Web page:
The Astronomy and Astrophysics group at Warwick started in September 2003 with the appointment of Prof Tom Marsh. We are interested in stars and planets, how they live and how they die, and the exotic physical processes that they allow us to explore. We are both an observational and theoretical group, and we make use of a wide range of ground-based telescopes, such as ESO's Very Large Telescope (VLT) in Chile and the Isaac Newton Group of telescopes (ING) in the Canary Islands, as well as space telescopes such as NASA's Chandra and ESA's XMM-Newton X-ray observatories and the Hubble Space Telescope.
The objects we study are dynamic and can change within minutes, seconds and even milli-seconds. We specialise in the high-speed data acquisition and analysis techniques needed to track them. Members of the group have contributed to the development and exploitation of the ULTRACAM high-speed photometer, the Wide Angle Search for Planets project (WASP), the Next Generation Transit Survey (NGTS) and are preparing to deploy the Gravitational Wave Optical Transient Observer (GOTO) . We are also heavily involved in the development of space missions including ESA's Exoplanet missions - PLATO (launch 2024) and CHEOPS (launch 2018).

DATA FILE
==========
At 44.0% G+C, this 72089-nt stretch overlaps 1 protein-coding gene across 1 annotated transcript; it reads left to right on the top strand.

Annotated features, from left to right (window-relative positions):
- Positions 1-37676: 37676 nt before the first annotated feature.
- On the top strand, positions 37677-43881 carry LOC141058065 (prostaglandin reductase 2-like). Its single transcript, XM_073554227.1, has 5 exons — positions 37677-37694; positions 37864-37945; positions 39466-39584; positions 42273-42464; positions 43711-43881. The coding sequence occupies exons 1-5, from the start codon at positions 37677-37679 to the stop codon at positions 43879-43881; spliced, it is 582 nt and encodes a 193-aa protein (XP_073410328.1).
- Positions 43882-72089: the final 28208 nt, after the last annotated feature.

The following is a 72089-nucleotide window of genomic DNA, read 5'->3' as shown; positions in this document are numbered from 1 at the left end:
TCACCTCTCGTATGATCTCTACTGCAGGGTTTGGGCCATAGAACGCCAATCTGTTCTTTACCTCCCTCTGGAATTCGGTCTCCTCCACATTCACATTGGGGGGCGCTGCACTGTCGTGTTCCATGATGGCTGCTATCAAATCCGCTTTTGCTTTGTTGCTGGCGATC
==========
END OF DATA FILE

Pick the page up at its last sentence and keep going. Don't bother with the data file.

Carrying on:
01 October 2016: The Department of Physics at the University of Warwick, UK, seeks to appoint up to three academic posts in the area of Exoplanets, see the job add on jobs.ac.uk or on the AAS job register.
30 August 2016: The solar system could be thrown into disaster when the sun dies if the mysterious ‘Planet Nine’ exists, according to research from the University of Warwick.Dr Dimitri Veras in the Department of Physics has discovered that the presence of Planet Nine – the hypothetical planet which may exist in the outer Solar System - could cause the elimination of at least one of the giant planets after the sun dies, hurling them out into interstellar space through a sort of ‘pinball’ effect. Read the press release and the paper on arXiv.